Reviewer Guidelines

Spenser Review:

Guidelines for Reviewers

(Text based on Bryn Mawr Classical Review and Notre Dame Philosophical Review guidelines):

  • In agreeing to publish a review in Spenser Review, the reviewer retains the copy right to the review and gives SpR the right to the first publication of that review, and for six months from the date of publication in Spenser Review, the right of sole publication.
  • Reviews will be submitted to a review process by the editorial team. Changes needed, but not simple corrections, will be discussed with the reviewer.
  • Contributors should feel free to develop their reviews as they think best, within the following broad constraints.
  • Reviewers of monographs should provide an account of the book as a whole, not just of one part or aspect, except where a book contains only a section or chapter on Spenser, where the focus will normally be on that section.
  • Reviewers should ensure that the opening paragraph give a clear idea of the contents and nature of the book together with the reviewers general attitude to it. This should be short enough to fit roughly in one screenful in a browser. In particular in a forum such as Spenser Review that provides longer reviews than a print journal typically does, it is important the reader be able quickly and accurately to assess whether they should read further.
  • Reviewers of anthologies should give an overall sense of the contents. They may, if appropriate, choose to focus on a subset of the essays for detailed discussion.
  • The review should offer an evaluation of at least some key aspects of the book and not merely provide a summary.
  • It is also important to give reasons and evidence for evaluations, particularly negative evaluations
  • Reviews should normally fall within the range of 1500-2500 words. Reviewers who think a book requires longer or shorter treatment should check with the editors.
  • Please do not abbreviate names of authors.
  • A primary goal of Spenser Reviewis to provide timely reviews of new books. Therefore, a review is due no later than three months after the reviewer receives the book.

Content of Reviews:

We expect that reviews will have:

  • a brief summary of the book's content and purpose, indicating its major sections;
  • an assessment of the argument and the use of evidence;
  • a discussion of its place in current scholarship, i.e., aspects of the book which the reviewer thinks are important and innovative or of doubtful success or value;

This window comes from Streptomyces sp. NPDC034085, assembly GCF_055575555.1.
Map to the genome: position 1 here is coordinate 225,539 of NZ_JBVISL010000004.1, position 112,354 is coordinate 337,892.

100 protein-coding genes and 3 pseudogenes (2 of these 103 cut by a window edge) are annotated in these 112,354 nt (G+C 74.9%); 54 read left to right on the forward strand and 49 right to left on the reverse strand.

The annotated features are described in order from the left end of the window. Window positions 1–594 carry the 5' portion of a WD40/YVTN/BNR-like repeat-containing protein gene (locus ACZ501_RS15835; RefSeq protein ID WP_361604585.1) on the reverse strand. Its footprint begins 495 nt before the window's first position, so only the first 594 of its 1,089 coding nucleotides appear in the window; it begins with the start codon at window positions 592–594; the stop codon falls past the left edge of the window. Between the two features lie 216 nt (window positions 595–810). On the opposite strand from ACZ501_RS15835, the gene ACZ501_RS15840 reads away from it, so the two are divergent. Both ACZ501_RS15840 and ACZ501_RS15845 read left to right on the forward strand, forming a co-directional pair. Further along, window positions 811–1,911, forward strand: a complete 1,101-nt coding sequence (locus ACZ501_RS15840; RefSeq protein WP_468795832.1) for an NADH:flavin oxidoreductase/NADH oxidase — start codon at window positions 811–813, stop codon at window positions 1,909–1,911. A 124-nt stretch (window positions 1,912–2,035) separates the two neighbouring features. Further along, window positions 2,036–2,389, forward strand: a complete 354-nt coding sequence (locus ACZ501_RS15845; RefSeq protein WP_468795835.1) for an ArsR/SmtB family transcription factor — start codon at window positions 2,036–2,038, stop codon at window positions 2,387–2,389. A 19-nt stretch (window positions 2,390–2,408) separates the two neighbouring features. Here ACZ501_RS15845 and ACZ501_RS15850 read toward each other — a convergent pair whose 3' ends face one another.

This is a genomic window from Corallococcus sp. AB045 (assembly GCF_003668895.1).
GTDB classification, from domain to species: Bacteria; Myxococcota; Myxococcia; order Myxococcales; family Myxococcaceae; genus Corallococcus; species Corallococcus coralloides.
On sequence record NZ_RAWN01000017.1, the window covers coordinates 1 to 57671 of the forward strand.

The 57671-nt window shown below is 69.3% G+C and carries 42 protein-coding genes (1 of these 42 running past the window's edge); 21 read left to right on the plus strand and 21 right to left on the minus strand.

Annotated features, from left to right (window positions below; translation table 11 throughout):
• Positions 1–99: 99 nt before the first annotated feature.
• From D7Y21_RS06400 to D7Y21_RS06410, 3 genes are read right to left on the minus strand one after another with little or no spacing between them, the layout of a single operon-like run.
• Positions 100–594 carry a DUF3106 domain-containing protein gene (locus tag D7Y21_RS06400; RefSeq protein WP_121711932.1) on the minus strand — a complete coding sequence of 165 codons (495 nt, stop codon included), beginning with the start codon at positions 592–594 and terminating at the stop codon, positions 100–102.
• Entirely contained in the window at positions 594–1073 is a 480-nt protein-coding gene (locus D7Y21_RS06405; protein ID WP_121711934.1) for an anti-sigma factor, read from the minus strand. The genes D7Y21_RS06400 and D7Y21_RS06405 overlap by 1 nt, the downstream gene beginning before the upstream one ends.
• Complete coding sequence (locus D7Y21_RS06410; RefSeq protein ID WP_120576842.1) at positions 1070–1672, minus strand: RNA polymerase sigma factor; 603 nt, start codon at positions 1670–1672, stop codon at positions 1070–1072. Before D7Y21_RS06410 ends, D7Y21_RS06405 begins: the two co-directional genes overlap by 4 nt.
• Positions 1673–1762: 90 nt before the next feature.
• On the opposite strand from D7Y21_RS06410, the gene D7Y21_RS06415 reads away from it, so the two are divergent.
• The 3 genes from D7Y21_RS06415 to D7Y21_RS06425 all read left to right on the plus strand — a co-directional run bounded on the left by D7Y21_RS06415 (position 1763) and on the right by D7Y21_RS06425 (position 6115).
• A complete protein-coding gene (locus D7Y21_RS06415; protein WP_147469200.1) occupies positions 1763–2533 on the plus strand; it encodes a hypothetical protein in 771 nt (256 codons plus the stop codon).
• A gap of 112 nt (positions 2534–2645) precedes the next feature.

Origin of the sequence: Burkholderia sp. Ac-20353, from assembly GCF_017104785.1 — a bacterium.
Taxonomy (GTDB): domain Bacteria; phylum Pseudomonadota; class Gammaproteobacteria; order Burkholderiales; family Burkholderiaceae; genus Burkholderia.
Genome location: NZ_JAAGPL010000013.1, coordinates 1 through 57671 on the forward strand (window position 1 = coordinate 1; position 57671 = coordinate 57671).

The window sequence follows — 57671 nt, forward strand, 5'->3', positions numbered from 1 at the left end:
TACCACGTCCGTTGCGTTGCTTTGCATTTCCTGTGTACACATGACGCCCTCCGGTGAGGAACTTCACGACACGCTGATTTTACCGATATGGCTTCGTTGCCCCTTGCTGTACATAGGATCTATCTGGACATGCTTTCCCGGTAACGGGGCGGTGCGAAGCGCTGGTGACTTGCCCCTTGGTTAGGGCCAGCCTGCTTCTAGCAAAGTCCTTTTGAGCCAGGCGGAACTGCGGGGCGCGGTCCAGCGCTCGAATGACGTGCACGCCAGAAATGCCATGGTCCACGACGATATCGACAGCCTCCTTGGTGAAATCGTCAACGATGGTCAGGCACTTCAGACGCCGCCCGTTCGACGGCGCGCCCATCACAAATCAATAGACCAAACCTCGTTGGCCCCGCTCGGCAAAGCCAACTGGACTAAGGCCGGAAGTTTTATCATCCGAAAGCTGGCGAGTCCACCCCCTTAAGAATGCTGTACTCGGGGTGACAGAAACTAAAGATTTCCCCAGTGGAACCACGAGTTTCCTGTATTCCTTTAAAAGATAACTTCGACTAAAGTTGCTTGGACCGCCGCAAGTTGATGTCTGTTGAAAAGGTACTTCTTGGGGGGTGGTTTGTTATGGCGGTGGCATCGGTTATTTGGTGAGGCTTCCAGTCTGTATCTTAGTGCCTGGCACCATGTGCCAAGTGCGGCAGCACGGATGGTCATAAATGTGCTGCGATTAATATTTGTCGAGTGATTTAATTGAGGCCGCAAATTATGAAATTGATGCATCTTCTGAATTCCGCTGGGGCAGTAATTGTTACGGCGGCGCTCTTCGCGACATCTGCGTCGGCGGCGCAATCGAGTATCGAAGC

• notice of factual errors and their gravity (presentation or appearance should generally be ascribed to the press, and content to the author);
  • notice of misprints that might mislead the reader.

We expect that reviews will not have:

  • attacks for not being the book you would have written;
  • ad hominem arguments;
  • longwindedness;
  • excessive quotation, either of the book or of primary sources

    Note:  Because the editorial staff does not always have ready access to copies of material under review, we ask that contributors carefully double-check their quotations.

    Additional Guidelines for Reviews of Digital Projects:


    • A good review of an electronic project addresses the same audience and performs the same balancing act of open-mindedness and skepticism as a good review of a print project, but it may also need to explain tools and techniques that are unfamiliar to a significant portion of that audience.
    • Discuss as much of the technology and non-traditional methodology behind the project as necessary but no more. Specifically, if particular digital methods and materials are integral to the intellectual achievement of the project, explain how they work for the benefit of the non-specialist, but avoid making such matters as software architecture or social media buzzwords the primary focus of the review.
    • Because of the work-in-progress nature of many digital projects, be prepared to evaluate not only current usefulness but also future directions and signs of ongoing development and support.



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